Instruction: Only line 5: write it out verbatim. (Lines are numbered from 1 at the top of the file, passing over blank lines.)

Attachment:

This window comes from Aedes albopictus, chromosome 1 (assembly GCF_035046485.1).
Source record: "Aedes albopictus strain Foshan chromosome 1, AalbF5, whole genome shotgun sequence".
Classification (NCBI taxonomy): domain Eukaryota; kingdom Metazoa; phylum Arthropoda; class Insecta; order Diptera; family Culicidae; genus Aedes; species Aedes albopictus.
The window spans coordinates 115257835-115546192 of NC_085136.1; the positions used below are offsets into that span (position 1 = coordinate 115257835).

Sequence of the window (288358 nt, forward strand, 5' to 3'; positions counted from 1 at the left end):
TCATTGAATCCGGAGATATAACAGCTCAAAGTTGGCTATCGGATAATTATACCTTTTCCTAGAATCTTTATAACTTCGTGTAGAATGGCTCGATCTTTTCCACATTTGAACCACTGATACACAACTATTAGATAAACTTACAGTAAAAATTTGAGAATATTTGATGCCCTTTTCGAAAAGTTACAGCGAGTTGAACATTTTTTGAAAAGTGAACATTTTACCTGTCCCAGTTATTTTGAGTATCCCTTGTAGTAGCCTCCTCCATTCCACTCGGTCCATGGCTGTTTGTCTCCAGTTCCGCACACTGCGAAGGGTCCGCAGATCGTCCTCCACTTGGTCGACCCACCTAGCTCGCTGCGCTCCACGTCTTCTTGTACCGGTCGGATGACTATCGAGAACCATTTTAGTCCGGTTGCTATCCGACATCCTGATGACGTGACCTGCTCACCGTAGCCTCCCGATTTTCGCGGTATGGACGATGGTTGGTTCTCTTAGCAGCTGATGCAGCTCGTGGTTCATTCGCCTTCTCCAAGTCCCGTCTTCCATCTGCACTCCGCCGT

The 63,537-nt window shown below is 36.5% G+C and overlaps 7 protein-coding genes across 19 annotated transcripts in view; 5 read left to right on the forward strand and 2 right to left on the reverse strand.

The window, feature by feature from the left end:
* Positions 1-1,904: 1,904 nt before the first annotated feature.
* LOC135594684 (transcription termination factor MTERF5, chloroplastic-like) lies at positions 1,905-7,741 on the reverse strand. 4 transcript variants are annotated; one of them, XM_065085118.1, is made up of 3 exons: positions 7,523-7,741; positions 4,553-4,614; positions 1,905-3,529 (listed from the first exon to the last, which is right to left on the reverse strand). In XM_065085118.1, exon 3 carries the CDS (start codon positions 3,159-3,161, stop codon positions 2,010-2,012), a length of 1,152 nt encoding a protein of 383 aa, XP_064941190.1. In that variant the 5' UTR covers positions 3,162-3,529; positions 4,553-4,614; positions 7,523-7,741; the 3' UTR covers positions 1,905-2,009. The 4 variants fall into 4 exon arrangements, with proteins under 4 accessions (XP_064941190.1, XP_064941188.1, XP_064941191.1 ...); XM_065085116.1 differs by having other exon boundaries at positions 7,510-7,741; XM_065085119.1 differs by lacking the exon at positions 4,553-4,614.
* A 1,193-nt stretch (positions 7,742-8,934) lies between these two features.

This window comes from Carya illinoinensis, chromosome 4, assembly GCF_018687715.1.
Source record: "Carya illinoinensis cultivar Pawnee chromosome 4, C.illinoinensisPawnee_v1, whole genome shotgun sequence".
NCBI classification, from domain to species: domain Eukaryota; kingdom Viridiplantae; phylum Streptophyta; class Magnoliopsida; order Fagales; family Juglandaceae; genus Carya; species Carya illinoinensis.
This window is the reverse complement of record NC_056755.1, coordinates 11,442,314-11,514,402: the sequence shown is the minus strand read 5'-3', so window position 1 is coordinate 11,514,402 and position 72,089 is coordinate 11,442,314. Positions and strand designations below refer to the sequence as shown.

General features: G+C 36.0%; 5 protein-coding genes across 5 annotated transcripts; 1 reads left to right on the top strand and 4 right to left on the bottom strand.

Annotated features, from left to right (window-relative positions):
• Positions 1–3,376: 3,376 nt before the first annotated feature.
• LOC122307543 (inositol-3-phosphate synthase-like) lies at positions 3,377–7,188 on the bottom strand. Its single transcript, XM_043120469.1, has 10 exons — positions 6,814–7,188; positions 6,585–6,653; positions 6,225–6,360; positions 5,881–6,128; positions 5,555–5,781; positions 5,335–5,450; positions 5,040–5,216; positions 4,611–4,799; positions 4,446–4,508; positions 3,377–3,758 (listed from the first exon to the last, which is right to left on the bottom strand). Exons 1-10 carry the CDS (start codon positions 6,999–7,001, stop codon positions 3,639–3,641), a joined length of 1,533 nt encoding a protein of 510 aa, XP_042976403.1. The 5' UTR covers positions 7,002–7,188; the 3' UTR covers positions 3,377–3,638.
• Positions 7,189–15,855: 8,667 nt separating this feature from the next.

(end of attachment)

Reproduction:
Sequence of the window (288358 nt, forward strand, 5' to 3'; positions counted from 1 at the left end):